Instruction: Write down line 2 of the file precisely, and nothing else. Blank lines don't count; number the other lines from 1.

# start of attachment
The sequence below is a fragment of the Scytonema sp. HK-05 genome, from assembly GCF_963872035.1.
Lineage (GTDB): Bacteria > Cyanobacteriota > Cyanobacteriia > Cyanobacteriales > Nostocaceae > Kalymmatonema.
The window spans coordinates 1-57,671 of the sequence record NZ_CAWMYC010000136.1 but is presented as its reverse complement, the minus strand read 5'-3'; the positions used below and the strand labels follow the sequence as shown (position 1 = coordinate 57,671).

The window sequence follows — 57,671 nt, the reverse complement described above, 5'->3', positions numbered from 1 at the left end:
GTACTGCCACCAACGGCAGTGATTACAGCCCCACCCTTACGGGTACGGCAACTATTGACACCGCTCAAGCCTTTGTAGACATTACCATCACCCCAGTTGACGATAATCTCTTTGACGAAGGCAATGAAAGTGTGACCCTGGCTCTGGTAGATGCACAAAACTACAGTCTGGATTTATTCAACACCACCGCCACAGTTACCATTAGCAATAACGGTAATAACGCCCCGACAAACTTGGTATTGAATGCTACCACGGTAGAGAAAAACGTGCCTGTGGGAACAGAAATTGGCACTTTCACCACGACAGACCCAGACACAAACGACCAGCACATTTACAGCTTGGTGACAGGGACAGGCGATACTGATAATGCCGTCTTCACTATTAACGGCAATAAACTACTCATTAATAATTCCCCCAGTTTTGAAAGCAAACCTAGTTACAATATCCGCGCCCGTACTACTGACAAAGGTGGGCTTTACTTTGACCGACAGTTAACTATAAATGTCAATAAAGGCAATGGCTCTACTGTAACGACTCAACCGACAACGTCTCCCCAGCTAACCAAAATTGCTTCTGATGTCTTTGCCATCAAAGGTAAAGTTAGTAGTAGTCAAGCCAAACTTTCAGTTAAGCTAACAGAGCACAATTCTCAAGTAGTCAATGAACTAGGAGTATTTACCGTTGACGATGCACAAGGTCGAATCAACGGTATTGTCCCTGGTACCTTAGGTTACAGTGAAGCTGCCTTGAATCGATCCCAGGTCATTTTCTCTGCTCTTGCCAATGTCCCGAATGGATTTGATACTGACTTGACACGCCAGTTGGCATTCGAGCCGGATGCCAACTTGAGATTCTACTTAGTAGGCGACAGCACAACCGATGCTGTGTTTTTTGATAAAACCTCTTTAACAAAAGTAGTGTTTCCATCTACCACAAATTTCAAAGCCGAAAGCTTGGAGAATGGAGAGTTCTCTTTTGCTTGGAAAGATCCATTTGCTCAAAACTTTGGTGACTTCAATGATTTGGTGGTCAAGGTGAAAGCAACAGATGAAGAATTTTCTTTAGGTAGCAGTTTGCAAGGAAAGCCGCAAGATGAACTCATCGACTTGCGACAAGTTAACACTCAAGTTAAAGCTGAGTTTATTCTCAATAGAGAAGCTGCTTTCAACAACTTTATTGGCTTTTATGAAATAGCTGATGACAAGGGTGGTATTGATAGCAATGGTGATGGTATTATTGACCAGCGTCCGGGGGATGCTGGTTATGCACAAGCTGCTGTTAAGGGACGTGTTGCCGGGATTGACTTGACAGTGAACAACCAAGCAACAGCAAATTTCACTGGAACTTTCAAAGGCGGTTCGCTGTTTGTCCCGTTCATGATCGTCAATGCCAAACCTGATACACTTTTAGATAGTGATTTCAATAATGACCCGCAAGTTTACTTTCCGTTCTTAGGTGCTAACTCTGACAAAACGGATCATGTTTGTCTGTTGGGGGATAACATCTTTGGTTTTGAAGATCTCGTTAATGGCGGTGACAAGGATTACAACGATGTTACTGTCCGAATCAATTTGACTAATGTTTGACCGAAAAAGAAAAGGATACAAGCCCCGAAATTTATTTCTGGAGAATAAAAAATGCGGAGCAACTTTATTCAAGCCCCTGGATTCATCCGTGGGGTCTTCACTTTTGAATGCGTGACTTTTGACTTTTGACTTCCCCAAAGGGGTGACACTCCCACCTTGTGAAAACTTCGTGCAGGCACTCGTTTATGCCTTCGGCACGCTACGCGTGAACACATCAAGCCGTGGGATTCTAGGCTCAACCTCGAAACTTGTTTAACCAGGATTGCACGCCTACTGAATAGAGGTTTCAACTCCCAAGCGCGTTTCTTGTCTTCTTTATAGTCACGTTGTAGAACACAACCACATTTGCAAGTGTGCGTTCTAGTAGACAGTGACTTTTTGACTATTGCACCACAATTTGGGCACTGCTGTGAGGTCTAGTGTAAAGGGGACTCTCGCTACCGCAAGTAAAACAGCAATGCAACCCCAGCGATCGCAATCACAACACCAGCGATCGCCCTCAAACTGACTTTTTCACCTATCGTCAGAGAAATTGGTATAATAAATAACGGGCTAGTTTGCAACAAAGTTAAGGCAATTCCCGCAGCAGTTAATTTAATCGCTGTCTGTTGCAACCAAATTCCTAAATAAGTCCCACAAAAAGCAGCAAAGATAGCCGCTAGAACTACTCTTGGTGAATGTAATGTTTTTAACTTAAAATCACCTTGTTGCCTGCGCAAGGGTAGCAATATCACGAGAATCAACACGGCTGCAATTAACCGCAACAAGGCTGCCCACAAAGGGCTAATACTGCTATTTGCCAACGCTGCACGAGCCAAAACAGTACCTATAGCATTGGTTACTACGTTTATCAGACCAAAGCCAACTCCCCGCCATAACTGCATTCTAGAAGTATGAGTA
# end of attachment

Lineage (GTDB): Bacteria > Cyanobacteriota > Cyanobacteriia > Cyanobacteriales > Nostocaceae > Kalymmatonema.